The Minnesota Supreme Court just issued a decision finding that under Minnesota state law, all hours worked over 48 hours in a week must be compensated at time and a half, regardless of how the employee was compensated during the first 48 hours.
Some of you may be scratching your heads and saying “wait a second, I thought we had to pay overtime on all hours over 40?” You do – the federal Fair Labor Standards Act requires overtime after 40 hours in a work week. But Minnesota has its own overtime statute which requires any employee working longer than 48 hours in a work week to receive “a rate of at least 1 ½ times the regular rate at which the employee is employed.” Minnesota regulations state that the regular rate is determined “by dividing the employee’s remuneration in any workweek by the total hours worked.”
Typically, the Minnesota overtime law is interpreted the same as the federal law, so why is this new case (In re Minnesota Living Assistance, Inc.) such a big deal?
From 2012 to 2014, Baywood Home Care paid its employees using a split-day plan; for the first 5.5 hours of each 16-hour workday, employees were paid at one rate of pay, and for the remaining 10.5 scheduled hours, they were paid at 1.5 times that rate.
These split-pay plans stem from the passage of the federal Fair Labor Standards Act (FLSA) and the desire of some employers to avoid the increased wage costs brought about by the new legal requirement to pay overtime. The employer would arbitrarily divide the day into two parts for the purpose of calculating overtime—they would receive lower “regular” pay for the first portion of the day, and then an “overtime” rate for the balance of the day, resulting in an average hourly wage being no higher than it was before the passage of the FLSA.
Against this backdrop, the Minnesota Department of Labor and Industry (DOLI) began investigating Baywood, and ultimately the Commissioner issued an order for Baywood to pay approximately $550,000 in unpaid wages and another $550,000 in liquidated damages. Baywood petitioned the Minnesota Court of Appeals, which reversed the Commissioner’s conclusion. The case then went to the Minnesota Supreme Court.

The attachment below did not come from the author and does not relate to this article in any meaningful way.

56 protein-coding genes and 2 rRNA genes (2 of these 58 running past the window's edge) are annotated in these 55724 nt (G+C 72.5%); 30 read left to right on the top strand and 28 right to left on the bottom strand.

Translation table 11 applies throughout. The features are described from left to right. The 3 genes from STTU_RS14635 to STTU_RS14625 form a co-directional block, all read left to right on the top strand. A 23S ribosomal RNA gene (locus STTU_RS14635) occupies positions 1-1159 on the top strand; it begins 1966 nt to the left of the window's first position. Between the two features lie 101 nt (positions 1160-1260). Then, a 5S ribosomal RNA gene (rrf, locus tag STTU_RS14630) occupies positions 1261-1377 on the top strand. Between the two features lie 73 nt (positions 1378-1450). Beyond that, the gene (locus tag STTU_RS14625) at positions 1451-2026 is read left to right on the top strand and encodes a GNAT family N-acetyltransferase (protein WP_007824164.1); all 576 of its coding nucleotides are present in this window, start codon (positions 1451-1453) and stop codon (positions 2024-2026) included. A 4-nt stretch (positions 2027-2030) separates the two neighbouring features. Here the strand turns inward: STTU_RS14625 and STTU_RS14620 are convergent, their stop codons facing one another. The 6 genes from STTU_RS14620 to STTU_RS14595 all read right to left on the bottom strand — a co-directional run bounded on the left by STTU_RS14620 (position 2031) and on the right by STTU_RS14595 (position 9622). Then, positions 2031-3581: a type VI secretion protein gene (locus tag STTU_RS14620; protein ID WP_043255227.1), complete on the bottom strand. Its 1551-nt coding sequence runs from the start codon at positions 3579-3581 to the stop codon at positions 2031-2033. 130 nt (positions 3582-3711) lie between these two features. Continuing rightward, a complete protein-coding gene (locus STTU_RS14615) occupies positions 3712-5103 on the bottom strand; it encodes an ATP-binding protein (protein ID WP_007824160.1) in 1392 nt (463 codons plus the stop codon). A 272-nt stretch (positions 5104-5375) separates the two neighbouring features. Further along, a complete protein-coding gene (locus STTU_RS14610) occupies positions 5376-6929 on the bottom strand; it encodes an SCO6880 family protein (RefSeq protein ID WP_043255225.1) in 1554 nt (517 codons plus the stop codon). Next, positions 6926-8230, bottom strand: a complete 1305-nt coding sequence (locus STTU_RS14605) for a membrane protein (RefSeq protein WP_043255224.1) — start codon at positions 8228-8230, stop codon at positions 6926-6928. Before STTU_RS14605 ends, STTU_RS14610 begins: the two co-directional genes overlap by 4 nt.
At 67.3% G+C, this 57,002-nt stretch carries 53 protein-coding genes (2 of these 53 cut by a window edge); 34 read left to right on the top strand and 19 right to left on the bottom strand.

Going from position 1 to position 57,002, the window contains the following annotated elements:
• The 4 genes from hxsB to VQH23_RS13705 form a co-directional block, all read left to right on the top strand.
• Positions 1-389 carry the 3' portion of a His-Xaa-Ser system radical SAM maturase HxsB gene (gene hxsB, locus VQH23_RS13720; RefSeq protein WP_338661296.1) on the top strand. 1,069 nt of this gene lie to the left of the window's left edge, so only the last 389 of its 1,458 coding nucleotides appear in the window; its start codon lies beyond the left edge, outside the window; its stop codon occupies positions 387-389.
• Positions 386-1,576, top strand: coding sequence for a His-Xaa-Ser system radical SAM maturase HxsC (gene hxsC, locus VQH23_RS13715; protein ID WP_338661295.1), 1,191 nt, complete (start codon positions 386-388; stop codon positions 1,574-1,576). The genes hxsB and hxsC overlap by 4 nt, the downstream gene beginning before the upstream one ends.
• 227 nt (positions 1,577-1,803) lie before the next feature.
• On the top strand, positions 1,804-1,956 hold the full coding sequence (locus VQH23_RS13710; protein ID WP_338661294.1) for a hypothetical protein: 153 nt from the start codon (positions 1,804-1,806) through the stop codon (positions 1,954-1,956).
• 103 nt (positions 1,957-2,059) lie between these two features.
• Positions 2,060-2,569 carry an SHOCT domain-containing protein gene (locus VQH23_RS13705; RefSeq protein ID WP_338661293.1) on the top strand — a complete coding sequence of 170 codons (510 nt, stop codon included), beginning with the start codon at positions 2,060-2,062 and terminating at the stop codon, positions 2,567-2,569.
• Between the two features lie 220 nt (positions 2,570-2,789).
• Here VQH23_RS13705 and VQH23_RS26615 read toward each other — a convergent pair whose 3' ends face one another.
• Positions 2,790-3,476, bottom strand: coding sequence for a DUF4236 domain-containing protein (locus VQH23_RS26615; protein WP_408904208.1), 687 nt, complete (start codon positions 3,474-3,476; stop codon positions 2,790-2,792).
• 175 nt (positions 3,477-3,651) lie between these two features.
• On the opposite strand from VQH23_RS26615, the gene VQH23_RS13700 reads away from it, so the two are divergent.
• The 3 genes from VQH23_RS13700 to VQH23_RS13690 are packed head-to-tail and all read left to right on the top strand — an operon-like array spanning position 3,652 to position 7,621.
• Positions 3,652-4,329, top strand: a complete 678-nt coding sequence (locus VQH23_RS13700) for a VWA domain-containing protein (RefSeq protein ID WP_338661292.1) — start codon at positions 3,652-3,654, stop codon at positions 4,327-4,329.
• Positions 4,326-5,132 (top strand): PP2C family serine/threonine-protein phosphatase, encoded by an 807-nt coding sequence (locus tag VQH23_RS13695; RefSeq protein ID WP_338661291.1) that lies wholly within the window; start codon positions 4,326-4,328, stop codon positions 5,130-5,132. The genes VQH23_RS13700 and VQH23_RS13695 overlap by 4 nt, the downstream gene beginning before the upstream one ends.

The Supreme Court reversed again and, siding with DOLI, ruled that employers are required to pay at least time and a half wages for all hours worked after the first 48 hours of a workweek, regardless of whether the employee received time and a half compensation during the first 48 hours of the week. In so ruling, the Court agreed with DOLI that the Minnesota statute prohibits split-day plans because the law requires overtime for all hours in excess of 48.
The Minnesota Supreme Court concluded that “the effect of Baywood’s interpretation would be that employees would not receive time and a half compensation for the first 5.5 hours of every shift worked after they worked 48 hours.” In other words, the payments for hours 5.5-16 in a day are not compensation for work that occurs after the first 48 hours; they are payments for work that occurs before reaching 48 hours and are thus part of their regular compensation. Baywood’s failure to pay the additional overtime after hour 48 violated the statute
What About Overtime Payments Properly Excluded under Federal Law?
While “split-day” plans are fairly unique, many employers pay nonexempt employees a daily overtime right after working a certain number of hours. Employers then use these daily overtime payments as an offset against weekly overtime that is due to the employee after working 40 hours.
Under the federal FLSA, employers are permitted to exclude from the employee’s regular rate “extra compensation provided by a premium rate paid for certain hours worked by the employee in any day or workweek because such hours are hours worked in excess of eight in a day or in excess of the maximum workweek.” The key is that the payments must be for hours worked “in excess of 8 in a day or in excess of the maximum workweek.”
In a footnote, the Court did note the unique circumstances of this case (the employer paid overtime for 5.5 – 8 hours worked each day) and acknowledged that overtime premiums properly excluded under the federal FLSA are likely excludable under the state MFLSA:
It may be possible (indeed, the Department concedes) that “overtime work” also includes “[b]ona fide overtime premiums paid to employees in accordance with the FLSA.”
This is a hopeful sign that the import of this case is limited to premium payments not otherwise allowed as credits under the federal FLSA. However, there is nothing in the Minnesota regulation defining “regular rate of pay” that explicitly allows this exclusion and reliance is upon it is based on the DOLI’s current interpretation. Nothing would prevent DOLI from later changing its position or a private plaintiff bringing a lawsuit to challenge it.
While the direct effect of the case is to invalidate split-day payment plans under Minnesota state law, the effect of the court’s decision may be much broader. Employers paying “overtime” before 48 hours should ensure that their payments comply with federal law so that they can argue, under the footnote in this latest decision, that they are permitted to properly offset the payments under Minnesota state law.